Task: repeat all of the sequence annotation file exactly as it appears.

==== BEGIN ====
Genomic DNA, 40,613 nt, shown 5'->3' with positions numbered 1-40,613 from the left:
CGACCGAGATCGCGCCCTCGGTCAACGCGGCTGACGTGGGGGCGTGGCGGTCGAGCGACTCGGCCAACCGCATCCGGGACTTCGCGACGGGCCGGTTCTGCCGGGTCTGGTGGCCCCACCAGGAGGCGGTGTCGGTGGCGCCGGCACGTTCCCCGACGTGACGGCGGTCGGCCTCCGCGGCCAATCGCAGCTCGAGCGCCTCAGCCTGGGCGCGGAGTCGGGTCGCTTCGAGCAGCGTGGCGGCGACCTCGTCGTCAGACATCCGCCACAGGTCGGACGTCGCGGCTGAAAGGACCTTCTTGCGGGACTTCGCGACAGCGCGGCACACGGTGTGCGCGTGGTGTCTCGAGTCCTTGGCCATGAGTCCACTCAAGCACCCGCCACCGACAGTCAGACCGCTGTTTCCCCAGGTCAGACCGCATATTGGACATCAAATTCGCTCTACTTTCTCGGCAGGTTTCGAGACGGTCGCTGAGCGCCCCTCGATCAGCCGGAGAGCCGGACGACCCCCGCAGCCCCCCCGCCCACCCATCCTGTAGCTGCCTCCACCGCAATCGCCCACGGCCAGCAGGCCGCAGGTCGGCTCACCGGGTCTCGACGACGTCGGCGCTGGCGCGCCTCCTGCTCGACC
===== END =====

Genomic DNA, 40,613 nt, shown 5'->3' with positions numbered 1-40,613 from the left:
CGACCGAGATCGCGCCCTCGGTCAACGCGGCTGACGTGGGGGCGTGGCGGTCGAGCGACTCGGCCAACCGCATCCGGGACTTCGCGACGGGCCGGTTCTGCCGGGTCTGGTGGCCCCACCAGGAGGCGGTGTCGGTGGCGCCGGCACGTTCCCCGACGTGACGGCGGTCGGCCTCCGCGGCCAATCGCAGCTCGAGCGCCTCAGCCTGGGCGCGGAGTCGGGTCGCTTCGAGCAGCGTGGCGGCGACCTCGTCGTCAGACATCCGCCACAGGTCGGACGTCGCGGCTGAAAGGACCTTCTTGCGGGACTTCGCGACAGCGCGGCACACGGTGTGCGCGTGGTGTCTCGAGTCCTTGGCCATGAGTCCACTCAAGCACCCGCCACCGACAGTCAGACCGCTGTTTCCCCAGGTCAGACCGCATATTGGACATCAAATTCGCTCTACTTTCTCGGCAGGTTTCGAGACGGTCGCTGAGCGCCCCTCGATCAGCCGGAGAGCCGGACGACCCCCGCAGCCCCCCCGCCCACCCATCCTGTAGCTGCCTCCACCGCAATCGCCCACGGCCAGCAGGCCGCAGGTCGGCTCACCGGGTCTCGACGACGTCGGCGCTGGCGCGCCTCCTGCTCGACC